Back in January 2022, we posted a link to a Google sheet we keep updated each day with global, regional and local grant opportunities being offered to small business owners. Updates to this list get emailed out to those enrolled in our program at the beginning of each month, but we are reposting a link to the spreadsheet here (so it is more visible in the list of posts) so all can take advantage of the latest and greatest information we have!
Studies have found that women tend to have less financial literacy than men. Given the number of resources available, this statistic can truly become a thing of the past. This article in GO Banking Rates highlights advice from female money experts and is worth scrolling through even if you think your finances are in great shape.
One expert shared that all women need to have control of “the big three” – being consumer debt free (no credit cards or auto loans); having an emergency reserve fund; and be contributing to a retirement plan. Other experts share advice including the importance of paying yourself first, having a handle on your cash flow and max-ing out any savings plans with tax advantages. The best piece of advice though is that there are no more excuses. Use the resources you can find and take the time and make sure your financial literacy is strong!
We made a post about this back in January 2022, but here is an update – we find a lot of regional and local grant opportunities being offered to small business owners as funding from the American Rescue Plan Act continues to trickle down to state and local levels.
We keep this spreadsheet updated daily with new opportunities that we find.
We are noticing a lot of regional and local grant opportunities being offered to small business owners as funding from the American Rescue Plan Act trickles down from the federal to state to local levels for distribution.
We will keep this spreadsheet updated with new opportunities that we find. Check back each day and see if one will work for you!
According to this article from Inc., small businesses can look for support from the US Government (via the Small Business Administration) in three areas:
1. Help with securing federal contracts (there will be higher procurement goals for small businesses businesses-especially those run by women, veterans and those located in historically underutilized business zones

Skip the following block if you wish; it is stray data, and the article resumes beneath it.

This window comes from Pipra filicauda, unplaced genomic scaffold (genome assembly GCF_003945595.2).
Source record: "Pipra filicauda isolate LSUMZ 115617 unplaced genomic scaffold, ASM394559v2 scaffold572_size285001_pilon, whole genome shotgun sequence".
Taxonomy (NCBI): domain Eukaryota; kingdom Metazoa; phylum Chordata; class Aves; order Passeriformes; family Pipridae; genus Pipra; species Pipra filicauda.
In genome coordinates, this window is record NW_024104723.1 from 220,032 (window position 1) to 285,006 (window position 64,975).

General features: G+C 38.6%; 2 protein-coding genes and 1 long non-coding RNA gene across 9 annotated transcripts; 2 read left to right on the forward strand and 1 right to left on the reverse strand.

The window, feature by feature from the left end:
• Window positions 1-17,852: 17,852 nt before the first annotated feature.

2. Added money for resources (allocating additional funds for the agency’s staffing needs may help alleviate some of the customer service and processing glitches the agency encountered during the pandemic)
3. Elevating women-owned businesses (The SBA’s Office of Women’s Business Ownership will now report directly to the Office of the Administrator)
This December 2, 2021 release from the White House highlights that while the US federal government is the largest purchaser of goods and services in the world, less than 10 percent of those federal contracting dollars typically go to small disadvantaged businesses (SBDs). In addition, while women own roughly 20 percent of all US small businesses, less than 5 percent of federal contracting dollars go to women-owned small businesses. This press piece also shares information about a new set of reforms to the federal procurement process to help meet the current administration’s target of increasing the share of federal contracts to SDBs during Fiscal Year 2022 to 11 percent.
Kat Weaver completed the Women’s Entrepreneurship certificate program in early 2020 and just wrote in to tell us how much she learned and how it helped propel her to start her second company, Power To Pitch. Kat wanted to share some of her wisdom with the students in our program and we are so thankful that she graciously agreed to let us post her advice on our website. Kat states:
Are you making these pitch presentation mistakes?
If you’ve positioned yourself for an opportunity in front of an investor, retailer, or to pitch at a business competition you might only have one chance to make a lasting impression.
I’ve seen the same mistakes made over and over, essentially costing great business ideas and their owners, funding, partnerships, and opportunities.